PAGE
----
Show her this blog.
Show her this blog.
Hypoallergenic does not necessarily mean “good”. There may still be traces of material in hypoallergenic metal that people’s bodies can have bad reactions to. I know because it happened to me, as well. It’s the reason why piercings should be done in a professional studio because the metal used for jewelry there is specifically surgery quality material. Meaning, you can have it in your body forever.
I would recommend going to a professional piercing studio, one with a good reputation, and have one of the piercers look at it. They may be able to salvage the piercing simply by removing the current jewelry, cleaning the piercing, and putting in new surgical steel jewelry. I’m guessing all you’d have to pay is the cost of the jewelry, which can be anywhere from $15 to $30.
Good luck. =)
It is the position of the Association of Professional Piercers that only sterile disposable equipment is suitable for body piercing, and that only materials which are certified as safe for internal implant should be placed in inside a fresh or unhealed piercing. We consider unsafe any procedure that places vulnerable tissue in contact with either non-sterile equipment or jewelry that is not considered medically safe for long-term internal wear. Such procedures place the health of recipients at an unacceptable risk. For this reason, APP members may not use reusable ear piercing guns for any type of piercing procedure.
While piercing guns may seem to be a quick, easy and convenient way of creating holes, they have major drawbacks in terms of sterility, tissue damage and inappropriate jewelry design. These concerns are addressed below.
Reusable ear piercing guns can put clients in direct contact with the blood and body fluids of previous clients.
Although they can become contaminated with bloodborne pathogens dozens of times in one day, ear piercing guns are often not sanitized in a medically recognized way. Plastic ear piercing guns cannot be autoclave sterilized and may not be sufficiently cleaned between use on multiple clients. Even if the antiseptic wipes used were able to kill all pathogens on contact, simply wiping the external surfaces of the gun with isopropyl alcohol or other antiseptics does not kill pathogens within the working parts of the gun. Blood from one client can aerosolize, becoming airborne in microscopic particles, and contaminate the inside of the gun. The next client’s tissue and jewelry may come into contact with these contaminated surfaces. There is thus a possibility of transmitting bloodborne disease-causing microorganisms through such ear piercing, as many medical studies report.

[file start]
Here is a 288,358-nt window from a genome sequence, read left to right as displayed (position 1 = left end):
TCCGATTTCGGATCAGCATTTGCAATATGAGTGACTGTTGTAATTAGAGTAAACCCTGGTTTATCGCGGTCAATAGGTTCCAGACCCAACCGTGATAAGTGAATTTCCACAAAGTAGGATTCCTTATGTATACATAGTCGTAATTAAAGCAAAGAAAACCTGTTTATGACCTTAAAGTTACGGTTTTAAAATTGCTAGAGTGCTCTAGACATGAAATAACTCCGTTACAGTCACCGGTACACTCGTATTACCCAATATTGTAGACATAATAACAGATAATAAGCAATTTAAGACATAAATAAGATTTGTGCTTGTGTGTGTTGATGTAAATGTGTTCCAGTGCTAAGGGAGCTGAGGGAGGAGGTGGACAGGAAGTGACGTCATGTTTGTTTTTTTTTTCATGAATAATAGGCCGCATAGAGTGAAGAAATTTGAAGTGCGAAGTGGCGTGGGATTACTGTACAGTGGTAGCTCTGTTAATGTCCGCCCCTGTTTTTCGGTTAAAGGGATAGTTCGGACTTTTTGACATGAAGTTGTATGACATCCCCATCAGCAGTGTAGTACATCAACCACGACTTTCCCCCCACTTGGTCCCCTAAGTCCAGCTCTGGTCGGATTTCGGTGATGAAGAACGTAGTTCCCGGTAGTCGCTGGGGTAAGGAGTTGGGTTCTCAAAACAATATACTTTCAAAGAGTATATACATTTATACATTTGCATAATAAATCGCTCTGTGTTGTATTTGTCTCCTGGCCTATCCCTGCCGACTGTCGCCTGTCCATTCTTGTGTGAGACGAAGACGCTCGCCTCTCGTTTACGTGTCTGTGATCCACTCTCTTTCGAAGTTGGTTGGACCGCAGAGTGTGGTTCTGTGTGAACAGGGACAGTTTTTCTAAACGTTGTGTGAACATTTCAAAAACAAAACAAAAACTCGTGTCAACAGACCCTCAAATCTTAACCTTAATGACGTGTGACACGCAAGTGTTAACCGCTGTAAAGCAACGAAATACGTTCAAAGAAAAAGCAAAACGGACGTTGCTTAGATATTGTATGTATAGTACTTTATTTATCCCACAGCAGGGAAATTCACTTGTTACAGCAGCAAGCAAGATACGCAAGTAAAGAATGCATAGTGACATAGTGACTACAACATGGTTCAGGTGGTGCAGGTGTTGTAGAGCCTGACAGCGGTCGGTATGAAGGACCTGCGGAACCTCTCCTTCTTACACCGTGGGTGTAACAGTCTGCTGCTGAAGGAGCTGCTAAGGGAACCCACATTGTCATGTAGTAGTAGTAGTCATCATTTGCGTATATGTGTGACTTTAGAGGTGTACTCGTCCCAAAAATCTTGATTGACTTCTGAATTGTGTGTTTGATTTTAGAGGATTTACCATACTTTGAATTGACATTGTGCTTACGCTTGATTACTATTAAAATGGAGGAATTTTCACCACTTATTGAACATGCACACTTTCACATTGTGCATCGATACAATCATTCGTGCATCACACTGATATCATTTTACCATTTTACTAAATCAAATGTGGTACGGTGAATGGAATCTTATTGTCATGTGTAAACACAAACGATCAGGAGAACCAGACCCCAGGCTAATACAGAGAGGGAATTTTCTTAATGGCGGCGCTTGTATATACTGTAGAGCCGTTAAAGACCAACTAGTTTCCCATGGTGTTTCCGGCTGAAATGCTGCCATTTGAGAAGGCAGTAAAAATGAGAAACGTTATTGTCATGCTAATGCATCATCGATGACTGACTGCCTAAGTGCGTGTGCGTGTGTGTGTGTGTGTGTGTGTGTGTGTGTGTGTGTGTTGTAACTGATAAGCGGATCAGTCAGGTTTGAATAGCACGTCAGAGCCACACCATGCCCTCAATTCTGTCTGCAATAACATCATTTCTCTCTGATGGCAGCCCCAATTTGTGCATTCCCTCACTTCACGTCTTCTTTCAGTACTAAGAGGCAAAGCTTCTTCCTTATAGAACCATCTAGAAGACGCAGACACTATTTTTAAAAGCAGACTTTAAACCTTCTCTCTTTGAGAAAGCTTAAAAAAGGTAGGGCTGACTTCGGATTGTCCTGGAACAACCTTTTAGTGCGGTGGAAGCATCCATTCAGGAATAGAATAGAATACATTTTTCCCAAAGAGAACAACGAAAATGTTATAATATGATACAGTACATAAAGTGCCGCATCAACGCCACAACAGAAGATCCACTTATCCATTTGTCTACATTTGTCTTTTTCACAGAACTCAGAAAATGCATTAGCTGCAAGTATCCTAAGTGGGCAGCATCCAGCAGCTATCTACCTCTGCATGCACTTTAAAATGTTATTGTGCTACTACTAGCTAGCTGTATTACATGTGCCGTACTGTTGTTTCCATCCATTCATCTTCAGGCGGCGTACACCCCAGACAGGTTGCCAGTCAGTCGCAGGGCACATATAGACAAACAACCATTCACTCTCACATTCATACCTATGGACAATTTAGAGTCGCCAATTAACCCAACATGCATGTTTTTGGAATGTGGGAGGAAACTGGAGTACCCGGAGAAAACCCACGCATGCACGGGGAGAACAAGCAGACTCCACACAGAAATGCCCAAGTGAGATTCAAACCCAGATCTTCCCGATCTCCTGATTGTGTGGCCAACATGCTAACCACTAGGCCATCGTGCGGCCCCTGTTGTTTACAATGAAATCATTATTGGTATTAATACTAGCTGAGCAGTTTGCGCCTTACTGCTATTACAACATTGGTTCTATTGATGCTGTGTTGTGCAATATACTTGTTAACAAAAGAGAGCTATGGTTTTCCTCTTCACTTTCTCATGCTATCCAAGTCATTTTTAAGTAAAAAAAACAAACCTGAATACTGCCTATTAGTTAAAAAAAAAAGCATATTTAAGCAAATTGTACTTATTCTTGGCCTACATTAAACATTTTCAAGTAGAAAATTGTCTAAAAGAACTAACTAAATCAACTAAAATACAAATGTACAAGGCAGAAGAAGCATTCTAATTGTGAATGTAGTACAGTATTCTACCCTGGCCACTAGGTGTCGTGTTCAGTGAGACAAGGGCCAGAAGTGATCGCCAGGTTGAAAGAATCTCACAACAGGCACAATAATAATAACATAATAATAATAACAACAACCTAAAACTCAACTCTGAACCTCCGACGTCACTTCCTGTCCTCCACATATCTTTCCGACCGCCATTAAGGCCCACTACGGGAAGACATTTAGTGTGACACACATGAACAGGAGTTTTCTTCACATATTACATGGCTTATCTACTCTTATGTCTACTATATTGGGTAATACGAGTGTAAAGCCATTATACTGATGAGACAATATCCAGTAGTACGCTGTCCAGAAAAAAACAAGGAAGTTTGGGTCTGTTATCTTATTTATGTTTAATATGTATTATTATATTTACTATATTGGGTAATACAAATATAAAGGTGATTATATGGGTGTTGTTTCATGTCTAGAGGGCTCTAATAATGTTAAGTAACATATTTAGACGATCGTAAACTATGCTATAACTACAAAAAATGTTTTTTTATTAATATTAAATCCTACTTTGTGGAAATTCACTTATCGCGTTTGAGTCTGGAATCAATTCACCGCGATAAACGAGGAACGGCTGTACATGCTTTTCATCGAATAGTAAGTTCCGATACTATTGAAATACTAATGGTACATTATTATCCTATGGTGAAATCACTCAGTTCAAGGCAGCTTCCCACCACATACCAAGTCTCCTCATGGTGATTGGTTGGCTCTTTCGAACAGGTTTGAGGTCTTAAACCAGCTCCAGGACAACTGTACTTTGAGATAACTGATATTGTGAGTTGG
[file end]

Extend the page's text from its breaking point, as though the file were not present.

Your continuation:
As is now well known, the Hepatitis virus can live for extended periods of time on inanimate surfaces, and could be harbored within a piercing gun for several weeks or more. Hepatitis and common staph infections, which could be found on such surfaces, constitute a serious public health threat if they are introduced into even one reusable piercing gun. Considering the dozens of clients whose initial piercings may have direct contact with a single gun in one day, this is a cause for serious concern. Babies, young children, and others with immature or compromised immune systems may be at higher risk for contracting such infection.
Additionally, it is not documented how often piercing guns malfunction. Some operators report that the earring adapter that holds the jewelry will often not release the earring, requiring its removal with pliers. These pliers, which contact contaminated jewelry immediately after it has passed through the client’s tissue, may be reused on multiple customers without full sterilization. Few, if any, gun piercing establishments possess the expensive sterilization equipment (steam autoclave or chemclave) necessary for such a procedure.
Piercing guns can cause significant tissue damage.
Though slightly pointy in appearance, most ear piercing studs are quite dull. Piercings must therefore be accomplished by using excessive pressure over a larger surface area in order to force the metal shaft through the skin. The effect on the body is more like a crush injury than a piercing and causes similar tissue damage. Medically, this is referred to as “blunt force trauma.” At the least, it can result in significant pain and swelling for the client, at the most in scarring and potentially increased incidence of auricular chondritis, a severe tissue disfigurement.